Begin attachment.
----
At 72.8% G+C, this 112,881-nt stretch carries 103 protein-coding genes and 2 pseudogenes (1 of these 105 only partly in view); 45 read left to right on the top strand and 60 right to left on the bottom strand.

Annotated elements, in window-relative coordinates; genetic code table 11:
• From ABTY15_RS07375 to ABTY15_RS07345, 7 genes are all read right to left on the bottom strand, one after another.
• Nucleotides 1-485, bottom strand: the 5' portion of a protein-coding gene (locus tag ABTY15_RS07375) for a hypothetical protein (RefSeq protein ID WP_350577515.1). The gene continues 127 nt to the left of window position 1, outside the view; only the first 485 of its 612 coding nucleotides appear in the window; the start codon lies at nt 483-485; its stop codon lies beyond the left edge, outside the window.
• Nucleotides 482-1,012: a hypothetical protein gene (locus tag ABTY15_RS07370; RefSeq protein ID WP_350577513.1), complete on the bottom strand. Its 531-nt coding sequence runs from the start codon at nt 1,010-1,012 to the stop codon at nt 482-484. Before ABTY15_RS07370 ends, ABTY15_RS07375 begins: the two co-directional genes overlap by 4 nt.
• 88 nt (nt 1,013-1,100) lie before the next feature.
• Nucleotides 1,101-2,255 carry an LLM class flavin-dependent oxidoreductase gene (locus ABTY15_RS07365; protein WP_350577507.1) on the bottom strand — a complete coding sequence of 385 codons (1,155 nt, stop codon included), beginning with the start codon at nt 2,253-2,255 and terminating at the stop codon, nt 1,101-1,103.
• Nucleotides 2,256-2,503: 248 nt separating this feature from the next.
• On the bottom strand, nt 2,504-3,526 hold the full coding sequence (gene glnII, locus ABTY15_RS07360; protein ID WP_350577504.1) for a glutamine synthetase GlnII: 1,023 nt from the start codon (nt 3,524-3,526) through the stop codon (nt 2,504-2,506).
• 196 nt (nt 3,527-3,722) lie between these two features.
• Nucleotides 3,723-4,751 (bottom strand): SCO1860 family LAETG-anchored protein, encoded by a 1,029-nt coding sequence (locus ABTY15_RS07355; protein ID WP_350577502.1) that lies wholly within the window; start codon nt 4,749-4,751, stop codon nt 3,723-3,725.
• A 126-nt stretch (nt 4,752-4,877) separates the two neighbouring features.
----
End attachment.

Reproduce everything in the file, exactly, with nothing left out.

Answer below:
At 72.8% G+C, this 112,881-nt stretch carries 103 protein-coding genes and 2 pseudogenes (1 of these 105 only partly in view); 45 read left to right on the top strand and 60 right to left on the bottom strand.

Annotated elements, in window-relative coordinates; genetic code table 11:
• From ABTY15_RS07375 to ABTY15_RS07345, 7 genes are all read right to left on the bottom strand, one after another.
• Nucleotides 1-485, bottom strand: the 5' portion of a protein-coding gene (locus tag ABTY15_RS07375) for a hypothetical protein (RefSeq protein ID WP_350577515.1). The gene continues 127 nt to the left of window position 1, outside the view; only the first 485 of its 612 coding nucleotides appear in the window; the start codon lies at nt 483-485; its stop codon lies beyond the left edge, outside the window.
• Nucleotides 482-1,012: a hypothetical protein gene (locus tag ABTY15_RS07370; RefSeq protein ID WP_350577513.1), complete on the bottom strand. Its 531-nt coding sequence runs from the start codon at nt 1,010-1,012 to the stop codon at nt 482-484. Before ABTY15_RS07370 ends, ABTY15_RS07375 begins: the two co-directional genes overlap by 4 nt.
• 88 nt (nt 1,013-1,100) lie before the next feature.
• Nucleotides 1,101-2,255 carry an LLM class flavin-dependent oxidoreductase gene (locus ABTY15_RS07365; protein WP_350577507.1) on the bottom strand — a complete coding sequence of 385 codons (1,155 nt, stop codon included), beginning with the start codon at nt 2,253-2,255 and terminating at the stop codon, nt 1,101-1,103.
• Nucleotides 2,256-2,503: 248 nt separating this feature from the next.
• On the bottom strand, nt 2,504-3,526 hold the full coding sequence (gene glnII, locus ABTY15_RS07360; protein ID WP_350577504.1) for a glutamine synthetase GlnII: 1,023 nt from the start codon (nt 3,524-3,526) through the stop codon (nt 2,504-2,506).
• 196 nt (nt 3,527-3,722) lie between these two features.
• Nucleotides 3,723-4,751 (bottom strand): SCO1860 family LAETG-anchored protein, encoded by a 1,029-nt coding sequence (locus ABTY15_RS07355; protein ID WP_350577502.1) that lies wholly within the window; start codon nt 4,749-4,751, stop codon nt 3,723-3,725.
• A 126-nt stretch (nt 4,752-4,877) separates the two neighbouring features.